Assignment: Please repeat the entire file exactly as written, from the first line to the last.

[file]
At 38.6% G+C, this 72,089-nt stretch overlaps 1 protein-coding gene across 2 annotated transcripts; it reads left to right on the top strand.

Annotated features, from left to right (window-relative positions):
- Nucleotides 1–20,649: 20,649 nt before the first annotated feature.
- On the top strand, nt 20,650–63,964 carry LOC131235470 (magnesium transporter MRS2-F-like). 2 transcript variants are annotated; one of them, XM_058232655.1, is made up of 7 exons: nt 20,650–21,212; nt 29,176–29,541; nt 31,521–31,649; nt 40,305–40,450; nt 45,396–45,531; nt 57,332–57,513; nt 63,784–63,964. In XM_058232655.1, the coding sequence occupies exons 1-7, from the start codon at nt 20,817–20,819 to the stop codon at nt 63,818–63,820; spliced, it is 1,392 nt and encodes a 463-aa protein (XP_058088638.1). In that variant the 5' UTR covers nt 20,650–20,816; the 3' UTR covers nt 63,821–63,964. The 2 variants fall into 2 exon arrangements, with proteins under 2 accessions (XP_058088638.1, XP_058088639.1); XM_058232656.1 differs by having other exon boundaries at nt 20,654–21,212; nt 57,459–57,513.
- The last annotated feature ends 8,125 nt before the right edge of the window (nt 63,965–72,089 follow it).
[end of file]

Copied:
At 38.6% G+C, this 72,089-nt stretch overlaps 1 protein-coding gene across 2 annotated transcripts; it reads left to right on the top strand.

Annotated features, from left to right (window-relative positions):
- Nucleotides 1–20,649: 20,649 nt before the first annotated feature.
- On the top strand, nt 20,650–63,964 carry LOC131235470 (magnesium transporter MRS2-F-like). 2 transcript variants are annotated; one of them, XM_058232655.1, is made up of 7 exons: nt 20,650–21,212; nt 29,176–29,541; nt 31,521–31,649; nt 40,305–40,450; nt 45,396–45,531; nt 57,332–57,513; nt 63,784–63,964. In XM_058232655.1, the coding sequence occupies exons 1-7, from the start codon at nt 20,817–20,819 to the stop codon at nt 63,818–63,820; spliced, it is 1,392 nt and encodes a 463-aa protein (XP_058088638.1). In that variant the 5' UTR covers nt 20,650–20,816; the 3' UTR covers nt 63,821–63,964. The 2 variants fall into 2 exon arrangements, with proteins under 2 accessions (XP_058088638.1, XP_058088639.1); XM_058232656.1 differs by having other exon boundaries at nt 20,654–21,212; nt 57,459–57,513.
- The last annotated feature ends 8,125 nt before the right edge of the window (nt 63,965–72,089 follow it).